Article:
Natural weather cycles, extreme conditions, and other issues can arise anywhere, and particularly in areas near coastlines. Residents near rivers and lakes are often aware of the potential for season flooding and other weather concerns, but may not be fully prepared for all of the possibilities. Additionally, each area of the country has the potential for unique weather concerns, such as flooding or tornadoes here in the Midwest.

As part of a campaign to Build a Weather-Ready Nation, the National Oceanic and Atmospheric Association and the Federal Emergency Management Agency are joining forces with Sea Grant programs across the country. The campaign invites everyone to Be a Force of Nature by taking certain steps that can help you and your community be prepared for inclement weather and the dangers associated with weather events.

Some important steps taken now can make a big difference later, including:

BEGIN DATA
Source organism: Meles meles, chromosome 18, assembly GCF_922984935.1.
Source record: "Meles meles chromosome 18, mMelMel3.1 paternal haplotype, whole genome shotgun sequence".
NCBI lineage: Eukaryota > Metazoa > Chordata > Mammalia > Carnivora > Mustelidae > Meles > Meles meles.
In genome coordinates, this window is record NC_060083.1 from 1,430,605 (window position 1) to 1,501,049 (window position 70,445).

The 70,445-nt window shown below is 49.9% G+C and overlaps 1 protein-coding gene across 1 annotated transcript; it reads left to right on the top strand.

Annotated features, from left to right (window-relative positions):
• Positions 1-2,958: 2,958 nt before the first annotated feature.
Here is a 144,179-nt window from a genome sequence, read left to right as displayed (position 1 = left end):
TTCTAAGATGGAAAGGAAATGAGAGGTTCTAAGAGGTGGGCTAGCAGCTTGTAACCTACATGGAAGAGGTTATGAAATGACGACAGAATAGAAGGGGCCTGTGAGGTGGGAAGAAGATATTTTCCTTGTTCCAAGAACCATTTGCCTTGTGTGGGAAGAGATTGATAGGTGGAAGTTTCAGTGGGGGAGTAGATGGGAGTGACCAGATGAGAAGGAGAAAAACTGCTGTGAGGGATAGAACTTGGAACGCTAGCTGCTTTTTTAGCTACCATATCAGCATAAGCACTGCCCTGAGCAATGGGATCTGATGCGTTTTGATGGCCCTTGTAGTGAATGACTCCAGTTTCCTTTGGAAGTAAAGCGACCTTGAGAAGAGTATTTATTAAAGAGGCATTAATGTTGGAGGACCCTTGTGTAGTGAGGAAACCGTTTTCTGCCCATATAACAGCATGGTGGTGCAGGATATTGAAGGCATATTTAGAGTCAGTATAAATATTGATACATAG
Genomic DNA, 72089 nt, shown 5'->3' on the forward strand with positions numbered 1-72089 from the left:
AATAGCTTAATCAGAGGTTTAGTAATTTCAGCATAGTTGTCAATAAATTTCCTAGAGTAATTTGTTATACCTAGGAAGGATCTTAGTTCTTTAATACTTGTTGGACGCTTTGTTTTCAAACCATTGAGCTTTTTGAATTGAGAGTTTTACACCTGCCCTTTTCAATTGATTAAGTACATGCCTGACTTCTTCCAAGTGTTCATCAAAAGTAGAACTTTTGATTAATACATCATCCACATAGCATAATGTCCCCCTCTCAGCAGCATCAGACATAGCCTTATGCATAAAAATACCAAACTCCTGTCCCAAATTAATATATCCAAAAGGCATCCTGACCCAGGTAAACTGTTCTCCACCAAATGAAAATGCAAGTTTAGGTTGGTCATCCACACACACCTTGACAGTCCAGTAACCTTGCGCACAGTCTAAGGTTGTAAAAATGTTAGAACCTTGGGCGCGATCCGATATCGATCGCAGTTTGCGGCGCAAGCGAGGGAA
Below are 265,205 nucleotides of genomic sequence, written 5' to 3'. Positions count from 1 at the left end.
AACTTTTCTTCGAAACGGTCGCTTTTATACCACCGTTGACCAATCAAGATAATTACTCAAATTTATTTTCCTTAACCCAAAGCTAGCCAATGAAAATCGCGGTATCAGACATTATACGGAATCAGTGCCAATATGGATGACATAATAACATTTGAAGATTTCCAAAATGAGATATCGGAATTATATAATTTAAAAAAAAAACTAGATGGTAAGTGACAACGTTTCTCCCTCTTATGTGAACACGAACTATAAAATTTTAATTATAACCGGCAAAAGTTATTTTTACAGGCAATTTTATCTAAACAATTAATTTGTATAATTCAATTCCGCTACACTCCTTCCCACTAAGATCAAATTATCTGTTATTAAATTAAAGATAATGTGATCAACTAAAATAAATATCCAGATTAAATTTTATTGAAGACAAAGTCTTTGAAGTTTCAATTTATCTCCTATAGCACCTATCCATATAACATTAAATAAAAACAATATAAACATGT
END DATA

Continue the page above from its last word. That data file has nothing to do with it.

Knowing your risk – Being aware of impending weather events and aware of risks associated with areas you live and work in (i.e. potential flooding, tornadoes, strong winds, etc.)

Take action – Develop an emergency plan that the whole family knows about. This can include information such as where to meet in the event of an emergency, ways to stay in contact with one another, and other important details. 

Be a Force of Nature – Once you have a plan, share the information, resources, and more with friends, family, neighbors, co-workers, and anyone else. You can visit the links above and share information directly from those Facebook pages, as well as spreading the word through other means. Sharing these simple steps with others is one great way to help everyone stay safe.
For more information on the campaign to Build a Weather-Ready Nation, read the NOAA press release about the week, which includes tons of useful links to more information and resources. You can also visit FEMA’s Ready.Gov website with information, resources, and details about how to develop an emergency plan and how to ensure that your family is safe even when the weather isn’t.